I didn’t know Sarah Marquis before I went off to hike the deserts of Bolivia, Chile and Argentina – shame on me, I should have come across her book “Deserts d’Altitude” and the other amazing desert hikes she already did during my research and preparation for the trip. Most probably this was caused by the fact that the book is only available in French and honestly my French is a little bit rusty. Sidetracked has a great interview with her in English here.
Below I want to tell you the story about the present I received in the desert – the book “Deserts d’Altitude” – given to me by a stranger I met on a dirt road close to the border of Bolivia / Chile. Since I don’t get presents quite often while walking in the desert, I thought this is worth a posting.
It was around midday on a sunny day in July 2016 when I was roughly a day hike away from the Chilean border on the Altiplano in South Bolivia – I had crossed this high altitude desert throughout the weeks before on foot starting in the town of Uyuni, close to the famous “Salar de Uyuni”. I was heading South on that day on the pretty well established dirt road leading from “Termas de Polques” towards the two Lagunas, Verde and Blanca. Right in the middle of the famous, but in my opinion pretty overhyped “Salvador Dali Desert”, a 4×4 vehicle stopped beside me. A French lady in her 40s stepped out and approached me talking in English to me – she told me that they have crossed the desert area of the “Eduardo Avaroa National Reserve of Andean Fauna” by 4×4 throughout the last days and saw me several times while I was crossing through that area as well.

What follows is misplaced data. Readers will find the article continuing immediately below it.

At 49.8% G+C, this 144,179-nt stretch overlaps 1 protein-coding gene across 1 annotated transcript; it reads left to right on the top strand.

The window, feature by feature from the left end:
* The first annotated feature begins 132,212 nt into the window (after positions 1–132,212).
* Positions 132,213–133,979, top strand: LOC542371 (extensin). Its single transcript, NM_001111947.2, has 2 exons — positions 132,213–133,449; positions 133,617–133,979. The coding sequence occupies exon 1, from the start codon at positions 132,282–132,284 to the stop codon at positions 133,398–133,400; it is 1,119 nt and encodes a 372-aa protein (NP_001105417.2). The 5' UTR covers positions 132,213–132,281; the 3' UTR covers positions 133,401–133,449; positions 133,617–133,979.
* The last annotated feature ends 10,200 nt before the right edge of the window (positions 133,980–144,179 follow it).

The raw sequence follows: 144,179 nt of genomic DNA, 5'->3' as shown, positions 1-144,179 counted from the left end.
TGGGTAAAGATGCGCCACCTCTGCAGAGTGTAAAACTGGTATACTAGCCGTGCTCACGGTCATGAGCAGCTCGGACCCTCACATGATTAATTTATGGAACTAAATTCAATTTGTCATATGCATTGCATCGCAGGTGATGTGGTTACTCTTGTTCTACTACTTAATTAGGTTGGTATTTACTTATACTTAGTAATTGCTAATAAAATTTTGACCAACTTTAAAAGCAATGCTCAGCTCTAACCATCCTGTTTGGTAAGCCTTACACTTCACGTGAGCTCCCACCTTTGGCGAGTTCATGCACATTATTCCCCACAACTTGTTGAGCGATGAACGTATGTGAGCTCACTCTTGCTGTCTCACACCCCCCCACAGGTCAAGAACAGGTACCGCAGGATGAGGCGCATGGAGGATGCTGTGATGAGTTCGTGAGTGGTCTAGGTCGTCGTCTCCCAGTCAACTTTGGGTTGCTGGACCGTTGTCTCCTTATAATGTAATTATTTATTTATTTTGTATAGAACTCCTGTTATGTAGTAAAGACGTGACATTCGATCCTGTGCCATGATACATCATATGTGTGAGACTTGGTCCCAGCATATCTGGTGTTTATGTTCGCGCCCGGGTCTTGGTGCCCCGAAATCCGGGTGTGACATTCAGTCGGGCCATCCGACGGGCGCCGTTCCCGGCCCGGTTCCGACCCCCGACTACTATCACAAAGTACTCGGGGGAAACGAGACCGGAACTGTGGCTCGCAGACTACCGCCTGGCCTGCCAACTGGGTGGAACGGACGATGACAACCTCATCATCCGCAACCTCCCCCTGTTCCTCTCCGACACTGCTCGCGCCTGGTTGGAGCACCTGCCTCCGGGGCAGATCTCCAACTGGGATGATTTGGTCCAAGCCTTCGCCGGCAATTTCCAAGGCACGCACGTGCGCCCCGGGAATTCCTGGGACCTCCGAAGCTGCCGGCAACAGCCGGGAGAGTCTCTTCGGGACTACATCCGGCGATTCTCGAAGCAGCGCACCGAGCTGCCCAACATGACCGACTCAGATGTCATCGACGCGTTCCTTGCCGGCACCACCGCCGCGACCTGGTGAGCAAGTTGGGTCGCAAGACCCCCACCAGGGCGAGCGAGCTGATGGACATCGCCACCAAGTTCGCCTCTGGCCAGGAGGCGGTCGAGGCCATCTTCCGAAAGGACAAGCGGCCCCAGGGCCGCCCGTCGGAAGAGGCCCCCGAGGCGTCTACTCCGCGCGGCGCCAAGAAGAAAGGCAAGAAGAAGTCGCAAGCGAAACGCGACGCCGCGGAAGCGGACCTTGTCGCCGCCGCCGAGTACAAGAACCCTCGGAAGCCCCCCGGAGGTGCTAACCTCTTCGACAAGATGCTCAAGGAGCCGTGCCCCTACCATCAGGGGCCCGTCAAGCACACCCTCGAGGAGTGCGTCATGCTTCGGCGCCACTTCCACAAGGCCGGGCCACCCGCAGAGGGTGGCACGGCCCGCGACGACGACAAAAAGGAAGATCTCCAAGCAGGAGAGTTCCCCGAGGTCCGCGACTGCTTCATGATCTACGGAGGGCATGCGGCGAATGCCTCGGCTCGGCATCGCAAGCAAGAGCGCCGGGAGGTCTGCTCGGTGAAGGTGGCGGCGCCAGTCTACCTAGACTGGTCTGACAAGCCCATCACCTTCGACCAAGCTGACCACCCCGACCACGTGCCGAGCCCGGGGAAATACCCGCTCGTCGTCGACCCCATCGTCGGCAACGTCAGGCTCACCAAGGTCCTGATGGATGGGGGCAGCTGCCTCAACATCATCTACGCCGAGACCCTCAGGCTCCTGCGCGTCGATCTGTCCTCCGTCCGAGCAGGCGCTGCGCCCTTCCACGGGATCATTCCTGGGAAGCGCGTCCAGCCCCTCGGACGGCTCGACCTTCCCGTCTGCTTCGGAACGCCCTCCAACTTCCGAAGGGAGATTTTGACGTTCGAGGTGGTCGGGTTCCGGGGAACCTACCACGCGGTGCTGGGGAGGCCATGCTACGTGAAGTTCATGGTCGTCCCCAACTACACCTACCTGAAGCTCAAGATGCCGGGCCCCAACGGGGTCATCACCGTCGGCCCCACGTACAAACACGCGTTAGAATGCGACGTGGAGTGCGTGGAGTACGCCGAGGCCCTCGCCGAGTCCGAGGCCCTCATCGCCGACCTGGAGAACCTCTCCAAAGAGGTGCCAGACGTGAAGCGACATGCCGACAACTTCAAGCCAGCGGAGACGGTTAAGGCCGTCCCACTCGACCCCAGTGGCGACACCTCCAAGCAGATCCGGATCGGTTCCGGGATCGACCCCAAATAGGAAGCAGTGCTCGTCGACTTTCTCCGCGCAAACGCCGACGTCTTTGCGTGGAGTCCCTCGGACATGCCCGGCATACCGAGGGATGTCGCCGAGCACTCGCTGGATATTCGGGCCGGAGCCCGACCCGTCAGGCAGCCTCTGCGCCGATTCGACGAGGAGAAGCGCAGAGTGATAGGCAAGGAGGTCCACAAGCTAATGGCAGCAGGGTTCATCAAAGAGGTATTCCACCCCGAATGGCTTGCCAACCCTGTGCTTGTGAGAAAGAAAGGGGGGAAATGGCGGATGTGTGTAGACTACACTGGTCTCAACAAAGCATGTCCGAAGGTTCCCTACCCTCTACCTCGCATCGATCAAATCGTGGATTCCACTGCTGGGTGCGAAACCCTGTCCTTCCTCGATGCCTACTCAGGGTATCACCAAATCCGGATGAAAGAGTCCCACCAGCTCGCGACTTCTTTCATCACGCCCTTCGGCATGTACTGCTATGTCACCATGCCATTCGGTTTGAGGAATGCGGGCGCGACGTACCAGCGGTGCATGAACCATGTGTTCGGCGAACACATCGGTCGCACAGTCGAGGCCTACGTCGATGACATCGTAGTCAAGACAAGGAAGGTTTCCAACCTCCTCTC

The lady was amazed to see someone hiking in this area and started to interview myself with her family in the back taking photos out of the car. After a couple of minutes, she handed me Sarah’s book over as a gift and told me to read it. I was stunned. There was simply no reason to give me a present like this in the middle of nowhere. This is what the long-distance hiking folks in the US call “Trail Magic” – I would rather call it “Desert Magic”.